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A Most Wanted Man – Movie Review

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A Most Wanted Man – Movie Review

Rating: B (Good)

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In the world of espionage thrillers, John le Carre adaptations occupy a different space from the James Bonds and the Jason Bournes of the film world. They tend to be more of a slow burn with atmosphere and intellectual discussions taking precedent over action. Attention is required, not that the occasional 007 adventure can’t be intellectually stimulating, but a film like Tinker Tailor Soldier Spy requires a bit more pensive thought than even the best of Bond. A Most Wanted Man, the latest le Carre-based effort, may not reach the same heights as The Spy Who Came in from the Cold or Tinker Tailor, but it nonetheless provides plenty of the same tension and political intrigue that made those so interesting.

Taking place in a post-9/11 world, A Most Wanted Man serves as a commentary on who really is the enemy. Looks can be deceiving and Andrew Bovell’s screenplay presents an ensemble of characters who wear masks of various forms. Even if the Cold War depicted in previous le Carre stories has long since passed, that feeling of un-trust is still ever-present. In this day and age, with the fear of potentially being watched, this film taps into that with the way the spies hide surveillance cameras in every possible nook and cranny, for the most shallow of reasons. Every character is nervous and uncertain about their security and the situations they find themselves in, creating plenty of tension. While German spy Gunther Bachmann is the main protagonist, there is enough development given to the title wanted man, his lawyer Annabel and the banker who is thrust into this case.

Being Philip Seymour Hoffman’s final lead role, it’s hard not to walk into the screening with that baggage in tow. He left a legacy of fantastic, memorable performances behind and it’s saddening to remember that once the final  Hunger Games is released next year, that will be the last we see of him. However, it’s a key to his skills as an actor that I forgot he had passed away shortly after he comes on screen. As Gunther, he has a quiet calculating effect and his German accent sounds natural, like he had always come from Hamburg. Hoffman portrays his frustrations very well and helps to make Gunther a flawed and real individual. Willem Dafoe steps out of his usual sandbox for a more subdued role than usual. His role as the slightly timid banker, who is consistently unsure of where his alignment with the spy agency will lead, is well handled and adds to the film’s tension. Rachel McAdams is less successful as Annabelle. She is not entirely believable in the part and she sounds like an actress putting on a German accent the entire time. With the plethora of great Western European actresses who could have been cast in the role (including a couple who appear in this very film), it is disappointing when somebody is hired partly for name recognition.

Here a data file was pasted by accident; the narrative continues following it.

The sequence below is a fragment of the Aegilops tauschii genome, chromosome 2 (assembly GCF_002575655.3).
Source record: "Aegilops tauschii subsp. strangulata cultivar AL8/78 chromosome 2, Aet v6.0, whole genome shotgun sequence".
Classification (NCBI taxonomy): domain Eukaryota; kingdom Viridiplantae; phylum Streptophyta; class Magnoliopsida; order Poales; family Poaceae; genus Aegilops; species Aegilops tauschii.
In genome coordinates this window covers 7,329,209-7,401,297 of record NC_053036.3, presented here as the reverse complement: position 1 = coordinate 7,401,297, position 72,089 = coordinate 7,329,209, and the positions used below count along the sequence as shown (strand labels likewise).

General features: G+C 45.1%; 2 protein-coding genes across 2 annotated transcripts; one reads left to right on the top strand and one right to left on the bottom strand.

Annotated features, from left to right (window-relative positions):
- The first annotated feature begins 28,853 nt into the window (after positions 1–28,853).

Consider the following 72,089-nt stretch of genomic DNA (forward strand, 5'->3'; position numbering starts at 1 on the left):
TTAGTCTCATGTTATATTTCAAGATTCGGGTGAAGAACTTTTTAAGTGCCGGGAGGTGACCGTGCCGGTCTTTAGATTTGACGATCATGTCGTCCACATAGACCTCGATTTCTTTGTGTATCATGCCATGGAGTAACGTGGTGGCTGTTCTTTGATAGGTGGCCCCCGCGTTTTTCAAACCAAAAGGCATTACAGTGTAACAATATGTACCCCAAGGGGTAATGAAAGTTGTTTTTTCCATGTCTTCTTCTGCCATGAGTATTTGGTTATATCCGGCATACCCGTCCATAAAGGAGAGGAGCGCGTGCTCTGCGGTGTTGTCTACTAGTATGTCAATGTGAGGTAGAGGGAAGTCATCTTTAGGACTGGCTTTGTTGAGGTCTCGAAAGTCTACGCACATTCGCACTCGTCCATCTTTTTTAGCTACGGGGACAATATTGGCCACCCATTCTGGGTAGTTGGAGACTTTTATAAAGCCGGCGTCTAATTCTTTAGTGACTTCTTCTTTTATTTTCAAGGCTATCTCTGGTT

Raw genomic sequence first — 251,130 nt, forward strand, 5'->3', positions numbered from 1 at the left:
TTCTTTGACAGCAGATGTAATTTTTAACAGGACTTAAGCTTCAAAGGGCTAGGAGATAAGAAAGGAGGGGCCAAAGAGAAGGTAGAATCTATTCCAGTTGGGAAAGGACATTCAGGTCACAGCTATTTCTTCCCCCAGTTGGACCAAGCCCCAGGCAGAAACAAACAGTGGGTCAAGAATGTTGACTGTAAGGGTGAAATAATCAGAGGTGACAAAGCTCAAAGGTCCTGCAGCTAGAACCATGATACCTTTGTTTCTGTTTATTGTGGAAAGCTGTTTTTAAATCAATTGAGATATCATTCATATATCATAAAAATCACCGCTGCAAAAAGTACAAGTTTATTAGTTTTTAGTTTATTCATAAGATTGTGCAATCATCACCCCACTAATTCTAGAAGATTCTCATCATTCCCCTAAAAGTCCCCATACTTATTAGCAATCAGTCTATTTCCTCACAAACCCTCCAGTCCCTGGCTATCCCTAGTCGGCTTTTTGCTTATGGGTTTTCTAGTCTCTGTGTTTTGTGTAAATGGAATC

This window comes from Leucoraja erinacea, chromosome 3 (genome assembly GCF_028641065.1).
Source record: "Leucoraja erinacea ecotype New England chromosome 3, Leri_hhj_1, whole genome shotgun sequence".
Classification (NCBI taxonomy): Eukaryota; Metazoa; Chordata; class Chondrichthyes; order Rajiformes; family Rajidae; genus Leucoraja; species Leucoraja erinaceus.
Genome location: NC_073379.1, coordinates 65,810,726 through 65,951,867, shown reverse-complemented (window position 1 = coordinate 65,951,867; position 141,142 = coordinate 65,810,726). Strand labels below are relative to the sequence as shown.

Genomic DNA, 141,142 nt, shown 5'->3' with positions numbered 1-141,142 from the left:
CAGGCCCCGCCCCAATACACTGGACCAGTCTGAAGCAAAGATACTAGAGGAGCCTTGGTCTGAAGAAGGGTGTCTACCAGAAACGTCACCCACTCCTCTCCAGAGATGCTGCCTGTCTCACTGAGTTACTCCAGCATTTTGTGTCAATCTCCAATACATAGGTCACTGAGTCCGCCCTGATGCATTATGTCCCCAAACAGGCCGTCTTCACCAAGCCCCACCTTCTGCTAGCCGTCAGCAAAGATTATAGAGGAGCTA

Like a lot of John le Carre adaptations, the ticking clock is emphasized through the dialogue rather than wire-cutting and car chases. While some viewers might be understandably bored by the film’s pace, it actually helps the suspense as there is always this sneaking suspicion that something bad is happening around the corner. Director Anton Corbijn goes at a necessary speed that helps develop both the characters and the situations, nicely marrying his direction with Bovell’s carefully plotted script. Cinematographer Benoit Delhomme’s atmospheric depiction of Hamburg captures the nighttime and daylight atmospheres of the city and takes a lot of the rigid German architecture into consideration when framing the shots.

While its only direct relation is having the same author, A Most Wanted Man could be a spiritual successor to Tinker Tailor Soldier Spy. It is not quite as cinematic, but its depiction of spies piecing things together over cigarettes and talking leads to a number of comparisons. Even though it is set in present day, there is a period piece flavour to A Most Wanted Man and the use of technology is not so different from the espionage of MI6 in the 1960s. It is possible that Gunther Bachmann could very well have gotten along with George Smiley. There will be a number of people who will see this to witness one of Philip Seymour Hoffman’s final performances. In addition to seeing him displaying his acting chops, they will also got a well-plotted and quite tense spy flick.

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Review By: Stefan Ellison

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